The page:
Farm business: different types of borrowing
There are many differing types of finance available for farm businesses. Find out about the different types to discover which is suitable for you.
Planning for borrowing
When deciding which type of finance best suits your business you need to know:
- What is it for?
- How much do I need?
- What are the repayment terms?
Long-term borrowing, or long-term liabilities as it is written on the balance sheet of farm accounts, are secured against assets. This borrowing has a set term and repayments so the lenders know what repayments to expect and cannot request higher repayments.
Long-term liabilities include:
Specifically designed for farming businesses, the mortgage is secured on your land and buildings and is often on a much longer term to a bank loan.
Mortgages are used for farm businesses to purchase land and buildings over a long lending period.
Generally quick and straightforward to secure the funding needed, bank loans are usually provided over a fixed time period.
Bank loans can be capital repayment or interest-only. They are often secured over the land and buildings.
Bank loans are used by businesses to expand their current farm business in a range of ways; for example, building a new calving shed.
Hire purchasing is a financing solution suitable for businesses wishing to purchase assets without paying the full value immediately.
The customer pays an initial deposit, with the remainder of the balance and interest paid over a period.
This will be used to purchase expensive machinery or tractors. The business can finance the machinery or tractors over a 1–5-year period and pay a monthly amount to the dealer or finance provider.
Alternative finance options
The other borrowing listed on the farm accounts balance sheet is current liabilities. These are unsecured and the lender could request repayment of part or all the remaining balance within a short period of time.
Repayment of these could impact business operations if a sale of assets is required.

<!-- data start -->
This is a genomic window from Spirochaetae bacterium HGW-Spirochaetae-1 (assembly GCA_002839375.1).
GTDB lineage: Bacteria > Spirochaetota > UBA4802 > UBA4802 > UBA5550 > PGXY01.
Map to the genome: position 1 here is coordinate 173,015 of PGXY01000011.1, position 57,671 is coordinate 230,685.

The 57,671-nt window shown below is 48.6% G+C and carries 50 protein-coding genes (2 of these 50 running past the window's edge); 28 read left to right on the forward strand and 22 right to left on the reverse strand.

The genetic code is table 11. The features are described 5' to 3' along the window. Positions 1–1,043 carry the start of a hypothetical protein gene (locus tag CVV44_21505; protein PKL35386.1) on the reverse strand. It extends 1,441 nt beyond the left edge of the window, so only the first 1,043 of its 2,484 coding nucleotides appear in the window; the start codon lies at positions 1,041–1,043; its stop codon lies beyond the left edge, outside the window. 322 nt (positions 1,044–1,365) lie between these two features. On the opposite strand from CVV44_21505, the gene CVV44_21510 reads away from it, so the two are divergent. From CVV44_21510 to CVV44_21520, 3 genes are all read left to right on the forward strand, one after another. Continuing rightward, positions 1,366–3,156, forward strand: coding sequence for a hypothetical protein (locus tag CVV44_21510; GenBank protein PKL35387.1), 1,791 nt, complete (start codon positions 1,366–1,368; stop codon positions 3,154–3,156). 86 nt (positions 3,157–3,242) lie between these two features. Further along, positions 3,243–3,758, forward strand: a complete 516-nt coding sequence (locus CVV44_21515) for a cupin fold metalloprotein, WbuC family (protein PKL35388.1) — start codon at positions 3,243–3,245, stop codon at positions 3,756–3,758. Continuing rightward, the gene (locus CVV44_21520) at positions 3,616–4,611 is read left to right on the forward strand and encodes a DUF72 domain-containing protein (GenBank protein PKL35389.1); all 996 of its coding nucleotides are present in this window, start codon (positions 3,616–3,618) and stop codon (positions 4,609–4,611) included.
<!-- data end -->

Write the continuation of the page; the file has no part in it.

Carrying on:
Business overdraft borrowing takes place when the farm makes payments out of its current account which exceeds available balance.
They are provided over a fixed period or as a rolling facility with no end date.
If you need to increase the overdraft facility on your farm accounts, you may need to speak to your bank manager.
Overdrafts can be used to manage peaks and troughs in cashflow and are useful as most operations require cash up front with an expected return over a length of time, for example growing a crop.
Business credit cards
This is a facility that has a spending limit and provides short term credit. Credit cards can be useful to allow employees to make low value business expense purchases such as diesel for a farm vehicle.
Trade credit is when the farm purchases goods and/or services without making immediate payment. There are often credit terms which allows the payment of the goods or services within a set time period.
For example, a dairy farm ordering feed each week which is paid for at the end of the month as the credit term states payment should be made within 30 days of delivery.
Hire purchase or lease?
When purchasing machinery there are several options available to enable you to finance the machine.
Hire purchase, as explained above, is a way to finance ownership of the machine over a set time period.
Finance lease is where a customer hires the asset and pays a leasing company a monthly rental for the machine. At the end of the lease period, you can either continue to use the asset by paying a secondary rental or sell the asset to an independent third party for a true and fair market value.
This is often used to lease tractors or other large machinery as it avoids the need for a big deposit payment.
Operating lease or contract hire is the rental of an asset from a lessor. Crucially, the ownership of the asset does not pass to the lessee, but they do have unrestricted use of the asset and are responsible for its condition.
Again, this is commonly used to lease tractors and large machinery. There are often set terms such as hours, usage and repairs.
What is peer-to-peer lending?
Peer-to-peer lending is as simple as one person lending money to another.
There are a number of finance providers who facilitate these loans. Peer-to-peer lending is often security based and is more expensive than conventional lending.
The type of lending is often used by farming businesses in financial difficulty or struggling to get finance by conventional means.
Peer-to-peer lending can give struggling businesses a chance to breathe before taking action to change and improve the business.